We can’t measure the ROI of Social Learning.

Suggested response

Social Learning is more than just a socially enabled online platform. Social Learning has been taking place for 1000’s of years and is key to our advancement as a species. We are surrounded everyday by examples of social learning taking place that we often overlook; Meetings, emails, telephone calls, casual conversations etc are all examples of where social learning is probably taking place ­ but nobody is overly concerned about trying to track the ROI of those. This article from Jane Bozarth takes a look at a model that may help to formulate some ideas about measuring the value of online interactions.

 

Gamification

Objection

We are a serious business and can’t be seen to be playing ‘games’!

Suggested response

Many serious business have a presence and employees on Linkedin. The same Linkedin that uses simple and subtle gamification techniques to encourage people to keep their profiles up to date. Effective use of Gamification doesn’t necessarily mean that the experience has to look like or feel like a game. In Curatr the Gamification aspect is secondary to the content consumption and social interaction. Some recent Curatr participants didn’t even realise there was a Leaderboard / Gamification aspect (despite them both being in the Leaderboard Top 10) until it was brought to their attention ­ they were sufficiently engaged in the programme for the Gamification aspect to mean very little to those individuals.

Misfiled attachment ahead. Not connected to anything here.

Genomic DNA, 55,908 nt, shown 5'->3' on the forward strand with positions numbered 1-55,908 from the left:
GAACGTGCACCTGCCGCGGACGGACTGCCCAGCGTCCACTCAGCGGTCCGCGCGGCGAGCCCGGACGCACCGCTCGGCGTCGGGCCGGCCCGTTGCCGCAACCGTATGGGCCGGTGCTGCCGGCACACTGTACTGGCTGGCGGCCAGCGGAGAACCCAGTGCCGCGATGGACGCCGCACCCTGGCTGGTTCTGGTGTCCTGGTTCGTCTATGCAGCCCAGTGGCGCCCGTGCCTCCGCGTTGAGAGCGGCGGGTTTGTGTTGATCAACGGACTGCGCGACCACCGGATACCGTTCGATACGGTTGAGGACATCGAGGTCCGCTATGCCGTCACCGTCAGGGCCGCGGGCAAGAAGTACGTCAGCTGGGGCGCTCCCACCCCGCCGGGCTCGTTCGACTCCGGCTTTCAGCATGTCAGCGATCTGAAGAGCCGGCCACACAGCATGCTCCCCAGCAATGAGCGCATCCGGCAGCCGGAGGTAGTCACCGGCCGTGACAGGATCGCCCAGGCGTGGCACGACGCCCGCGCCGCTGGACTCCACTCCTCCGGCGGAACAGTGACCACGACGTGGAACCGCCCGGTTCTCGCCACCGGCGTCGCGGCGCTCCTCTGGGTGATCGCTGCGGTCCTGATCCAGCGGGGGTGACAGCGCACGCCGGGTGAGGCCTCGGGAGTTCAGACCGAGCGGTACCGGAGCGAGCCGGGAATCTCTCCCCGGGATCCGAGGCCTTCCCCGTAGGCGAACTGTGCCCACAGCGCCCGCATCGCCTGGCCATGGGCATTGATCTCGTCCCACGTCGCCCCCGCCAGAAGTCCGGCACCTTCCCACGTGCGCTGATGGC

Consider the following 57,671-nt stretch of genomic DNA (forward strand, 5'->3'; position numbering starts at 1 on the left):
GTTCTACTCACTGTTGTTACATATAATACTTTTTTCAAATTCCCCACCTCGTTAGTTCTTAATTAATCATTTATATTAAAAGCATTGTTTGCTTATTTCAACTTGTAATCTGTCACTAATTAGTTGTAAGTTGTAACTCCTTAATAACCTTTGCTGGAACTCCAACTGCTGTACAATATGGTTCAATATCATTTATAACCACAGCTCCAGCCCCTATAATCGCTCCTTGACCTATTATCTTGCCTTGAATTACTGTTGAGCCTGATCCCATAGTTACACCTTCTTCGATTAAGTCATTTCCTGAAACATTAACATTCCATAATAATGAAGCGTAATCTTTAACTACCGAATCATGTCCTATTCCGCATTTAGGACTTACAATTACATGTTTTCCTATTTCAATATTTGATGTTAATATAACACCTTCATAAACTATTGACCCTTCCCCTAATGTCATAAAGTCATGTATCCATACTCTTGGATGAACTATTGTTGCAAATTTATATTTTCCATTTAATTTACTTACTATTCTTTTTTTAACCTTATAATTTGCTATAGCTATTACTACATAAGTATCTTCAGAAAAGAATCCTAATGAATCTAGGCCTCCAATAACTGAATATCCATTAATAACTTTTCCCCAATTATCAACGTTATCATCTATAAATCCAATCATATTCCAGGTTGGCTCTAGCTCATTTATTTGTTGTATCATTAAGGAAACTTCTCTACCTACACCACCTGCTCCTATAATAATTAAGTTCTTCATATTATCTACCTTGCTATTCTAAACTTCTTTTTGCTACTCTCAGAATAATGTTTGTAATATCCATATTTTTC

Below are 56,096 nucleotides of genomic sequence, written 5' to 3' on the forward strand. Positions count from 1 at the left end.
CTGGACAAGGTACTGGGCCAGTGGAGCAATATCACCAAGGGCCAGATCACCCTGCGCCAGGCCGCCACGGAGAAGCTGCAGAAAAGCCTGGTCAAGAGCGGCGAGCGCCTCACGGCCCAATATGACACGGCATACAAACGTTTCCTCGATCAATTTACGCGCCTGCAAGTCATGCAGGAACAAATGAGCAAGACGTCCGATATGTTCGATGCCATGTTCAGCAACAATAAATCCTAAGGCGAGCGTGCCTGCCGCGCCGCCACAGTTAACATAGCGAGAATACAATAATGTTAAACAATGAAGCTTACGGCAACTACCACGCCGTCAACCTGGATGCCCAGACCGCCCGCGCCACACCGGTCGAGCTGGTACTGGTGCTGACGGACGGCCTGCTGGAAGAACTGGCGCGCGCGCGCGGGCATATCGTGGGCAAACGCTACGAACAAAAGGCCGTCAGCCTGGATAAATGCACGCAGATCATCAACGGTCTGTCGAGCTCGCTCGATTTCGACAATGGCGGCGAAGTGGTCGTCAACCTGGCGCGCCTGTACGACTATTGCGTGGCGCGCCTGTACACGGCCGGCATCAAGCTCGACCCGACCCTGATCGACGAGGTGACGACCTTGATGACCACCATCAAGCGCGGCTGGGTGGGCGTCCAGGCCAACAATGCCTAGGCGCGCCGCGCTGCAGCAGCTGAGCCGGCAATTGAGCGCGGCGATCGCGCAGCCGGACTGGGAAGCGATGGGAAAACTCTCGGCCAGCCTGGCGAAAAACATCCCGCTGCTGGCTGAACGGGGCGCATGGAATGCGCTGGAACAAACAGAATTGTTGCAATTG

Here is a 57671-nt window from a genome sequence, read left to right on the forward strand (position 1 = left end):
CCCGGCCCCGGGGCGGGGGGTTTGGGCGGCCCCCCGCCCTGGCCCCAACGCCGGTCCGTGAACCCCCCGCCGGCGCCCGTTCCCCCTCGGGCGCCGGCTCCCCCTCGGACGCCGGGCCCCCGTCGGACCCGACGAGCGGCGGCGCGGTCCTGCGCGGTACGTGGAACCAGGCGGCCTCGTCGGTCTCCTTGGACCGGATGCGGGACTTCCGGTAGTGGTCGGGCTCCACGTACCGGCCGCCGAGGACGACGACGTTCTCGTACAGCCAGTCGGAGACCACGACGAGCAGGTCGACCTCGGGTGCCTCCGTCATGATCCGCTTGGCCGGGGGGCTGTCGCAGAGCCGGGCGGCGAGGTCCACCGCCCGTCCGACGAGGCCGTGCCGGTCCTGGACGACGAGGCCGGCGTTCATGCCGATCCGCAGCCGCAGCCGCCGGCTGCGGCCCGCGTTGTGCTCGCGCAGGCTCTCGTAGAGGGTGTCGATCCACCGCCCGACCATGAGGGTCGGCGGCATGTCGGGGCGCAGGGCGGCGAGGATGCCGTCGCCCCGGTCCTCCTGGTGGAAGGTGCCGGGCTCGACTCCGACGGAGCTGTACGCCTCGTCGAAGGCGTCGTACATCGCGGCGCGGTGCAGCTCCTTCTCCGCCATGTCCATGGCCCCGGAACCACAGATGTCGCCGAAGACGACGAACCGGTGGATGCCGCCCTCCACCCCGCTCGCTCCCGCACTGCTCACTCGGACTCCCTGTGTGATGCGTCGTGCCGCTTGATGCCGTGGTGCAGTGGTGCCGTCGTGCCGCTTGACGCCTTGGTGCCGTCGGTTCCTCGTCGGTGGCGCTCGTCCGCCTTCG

Objection

Aren’t there some negative consequences of people 'gaming the system'?

Suggested response

Effective design coupled with the following Curatr features can help to minimise the likelihood of people attempt to ‘game’ the system:

1. Don’t make the completion rate 100%.